|Year : 2017 | Volume
| Issue : 2 | Page : 181-186
Comparison of unmet needs of patients on treatment of schizophrenia perceived by patients and their family caregivers
Krishnan Ganesh1, Sandhya Gupta2
1 Indira Gandhi Medical College and Research Institute, Puducherry, India
2 College of Nursing, All India Institute of Medical Sciences, New Delhi, India
|Date of Web Publication||30-Jun-2017|
Scholar, Indira Gandhi Medical College and Research Institute, Puducherry
Source of Support: None, Conflict of Interest: None
Background/Objectives: The significance of need assessment has been widely recognized for providing holistic and quality care for mentally ill patients all over the world. The current study is an attempt to assess the unmet needs of patients with schizophrenia as perceived by themselves and their family caregivers. Methodology: Unmet needs were assessed on a convenience sample of 100 patients with schizophrenia and their respective 100 family caregivers from a psychiatric outpatient department of tertiary care hospital by Camberwell Assessment of Needs questionnaire using descriptive, cross-sectional, and comparative research design. Results: The results showed that mean number of unmet needs rated by patients was 7.23 (SD = 3.22) and the caregivers was 3.45 (SD = 2.43). Most common areas of unmet needs identified by patients were welfare benefits (79%), company (72%), information on condition and treatment (71%), psychological distress (70%), psychotic symptoms (57%), and physical health (55%). Most common unmet needs reported by caregivers were welfare benefits (77%), psychotic symptoms (55%), money (31%), psychological distress (29%), and information on condition and treatment (25%). Agreement on unmet needs of patients between the patients and caregivers was poor to fair in most of the areas of needs. Conclusions: There was high discrepancies and poor agreement on unmet needs perceived by patients and their family caregivers. There is a need to develop effective strategies to appreciate all the unmet needs of the patients accurately so as to act accordingly.
Keywords: Caregivers, patients, perception, schizophrenia, unmet needs
|How to cite this article:|
Ganesh K, Gupta S. Comparison of unmet needs of patients on treatment of schizophrenia perceived by patients and their family caregivers. Indian J Soc Psychiatry 2017;33:181-6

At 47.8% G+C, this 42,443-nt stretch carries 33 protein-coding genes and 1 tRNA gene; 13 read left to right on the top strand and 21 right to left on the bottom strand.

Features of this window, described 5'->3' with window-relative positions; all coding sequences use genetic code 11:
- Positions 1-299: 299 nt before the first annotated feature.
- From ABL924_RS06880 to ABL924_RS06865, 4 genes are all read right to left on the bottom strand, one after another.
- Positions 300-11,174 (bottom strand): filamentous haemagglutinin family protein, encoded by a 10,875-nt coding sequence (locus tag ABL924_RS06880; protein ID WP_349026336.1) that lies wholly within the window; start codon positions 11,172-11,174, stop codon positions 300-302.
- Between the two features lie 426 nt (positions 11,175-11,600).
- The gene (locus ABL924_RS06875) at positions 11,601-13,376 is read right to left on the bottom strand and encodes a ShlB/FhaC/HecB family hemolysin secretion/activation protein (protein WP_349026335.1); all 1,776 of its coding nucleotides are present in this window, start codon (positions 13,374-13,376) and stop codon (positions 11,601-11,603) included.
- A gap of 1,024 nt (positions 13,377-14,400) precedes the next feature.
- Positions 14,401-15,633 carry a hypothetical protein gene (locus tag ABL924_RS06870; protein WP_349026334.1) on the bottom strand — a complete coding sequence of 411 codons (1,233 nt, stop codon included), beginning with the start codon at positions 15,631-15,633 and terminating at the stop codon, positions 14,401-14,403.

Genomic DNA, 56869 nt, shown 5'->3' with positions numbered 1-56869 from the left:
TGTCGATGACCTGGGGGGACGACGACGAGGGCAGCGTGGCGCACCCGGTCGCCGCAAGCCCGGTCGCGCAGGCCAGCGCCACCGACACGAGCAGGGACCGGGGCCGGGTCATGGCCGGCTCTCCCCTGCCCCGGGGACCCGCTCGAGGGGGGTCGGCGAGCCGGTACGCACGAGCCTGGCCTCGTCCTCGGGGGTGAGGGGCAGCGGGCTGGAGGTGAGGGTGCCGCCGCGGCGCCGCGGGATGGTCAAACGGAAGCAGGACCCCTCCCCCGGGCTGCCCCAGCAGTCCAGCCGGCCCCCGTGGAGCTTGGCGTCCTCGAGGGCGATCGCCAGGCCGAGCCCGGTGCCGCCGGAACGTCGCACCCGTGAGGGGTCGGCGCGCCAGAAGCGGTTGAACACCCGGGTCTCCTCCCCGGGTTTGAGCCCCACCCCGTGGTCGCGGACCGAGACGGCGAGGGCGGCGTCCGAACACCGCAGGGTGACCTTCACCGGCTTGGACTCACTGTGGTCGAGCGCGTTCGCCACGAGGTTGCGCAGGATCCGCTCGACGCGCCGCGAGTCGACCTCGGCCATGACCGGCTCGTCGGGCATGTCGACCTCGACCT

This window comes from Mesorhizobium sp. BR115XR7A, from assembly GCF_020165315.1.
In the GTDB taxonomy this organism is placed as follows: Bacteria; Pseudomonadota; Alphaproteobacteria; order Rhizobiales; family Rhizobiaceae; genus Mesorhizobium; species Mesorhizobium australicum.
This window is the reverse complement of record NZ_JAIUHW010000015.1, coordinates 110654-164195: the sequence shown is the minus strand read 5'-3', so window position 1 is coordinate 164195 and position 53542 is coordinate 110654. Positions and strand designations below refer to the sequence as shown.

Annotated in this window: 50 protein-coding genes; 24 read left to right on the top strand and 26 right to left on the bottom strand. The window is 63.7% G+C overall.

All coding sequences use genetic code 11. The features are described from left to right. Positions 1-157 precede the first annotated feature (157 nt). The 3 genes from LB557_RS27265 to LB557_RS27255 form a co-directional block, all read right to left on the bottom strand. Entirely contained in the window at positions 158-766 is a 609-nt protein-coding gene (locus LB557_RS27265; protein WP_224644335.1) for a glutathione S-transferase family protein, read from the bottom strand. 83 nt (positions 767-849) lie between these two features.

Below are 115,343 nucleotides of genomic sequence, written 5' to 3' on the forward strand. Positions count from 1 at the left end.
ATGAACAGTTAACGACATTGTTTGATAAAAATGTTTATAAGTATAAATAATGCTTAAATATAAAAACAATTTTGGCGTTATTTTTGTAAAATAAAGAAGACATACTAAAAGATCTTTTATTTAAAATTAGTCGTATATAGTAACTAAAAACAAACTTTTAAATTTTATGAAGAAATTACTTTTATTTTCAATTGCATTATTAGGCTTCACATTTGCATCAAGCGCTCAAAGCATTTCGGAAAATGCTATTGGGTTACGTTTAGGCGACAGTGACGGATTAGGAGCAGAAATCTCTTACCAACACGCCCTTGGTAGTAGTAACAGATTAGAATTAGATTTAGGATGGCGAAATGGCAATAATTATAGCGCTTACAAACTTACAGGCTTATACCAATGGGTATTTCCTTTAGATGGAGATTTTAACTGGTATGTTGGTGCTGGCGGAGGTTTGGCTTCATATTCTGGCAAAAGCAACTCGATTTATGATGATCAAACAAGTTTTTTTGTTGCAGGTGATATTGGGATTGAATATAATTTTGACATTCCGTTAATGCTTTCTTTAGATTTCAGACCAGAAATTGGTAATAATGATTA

|How to cite this URL:|
Ganesh K, Gupta S. Comparison of unmet needs of patients on treatment of schizophrenia perceived by patients and their family caregivers. Indian J Soc Psychiatry [serial online] 2017 [cited 2019 Aug 24];33:181-6. Available from: http://www.indjsp.org/text.asp?2017/33/2/181/209177
| Introduction|| |
Schizophrenia is a major mental health problem all over the world affecting about seven per 1000 of the adult population. According to WHO report more than 50% of persons having schizophrenia do not receive appropriate care, without proper treatment schizophrenia will be increasingly incapacitating for up to 70% of patients. Patients having schizophrenia exhibit a complex mixture of clinical and social needs. Needs have been defined as “the requirements of individuals to enable them to achieve, maintain or restore an acceptable level of social independence or quality of life.” Meeting needs are important because the numbers of unmet needs are related to reduced health, poor quality of life, and ongoing health-related expenses.
The significance of need assessment has been widely recognized for providing holistic and quality care for mentally ill patients all over the world. It provides a link between problems, action, and evaluation and an important dimension in planning and development of health care services.,, Reducing symptoms and meeting patient's needs is an essential component of the treatment in schizophrenia. When needs are unmet or only partially met, patients' potential to adapt is diminished and they may use maladaptive coping or require more health care services and compensatory interventions. Prevalence of unmet needs should be an outcome criterion for the evaluation of mental health services. Listening to patients' needs is vital to meet self-perceived social needs beyond symptoms reduction and ensuring a better quality of life for people having mental disorders.
Although several instruments have been developed to evaluate needs, Camberwell Assessment of Needs (CAN) is a valid and reliable instrument for assessing the needs of people having severe mental illness (SMI). It is brief, simple to use and can be completed by a range of personnel without training.
Many studies from the western countries showed that mean number of needs reported by patients having schizophrenia varied from four to 10 with CAN., Welfare benefits, psychotic symptoms, psychological distress, information about the condition, and money as needs perceived by patients and their family caregivers. Consistently reported unmet needs include the areas of daytime activities, company, intimate relationship, information on condition and treatment, psychological distress, physical health, and psychotic symptoms.,
There was difference in the perception of needs of patients perceived by the staff and patients, whereas no difference was found in the number of needs met reported by the staff and the patients. Some studies staff reported more needs and patient reported more needs and there was a good level of agreement between ratings of patients and staff. None of the western studies reported unmet needs perceived by relatives as caregivers.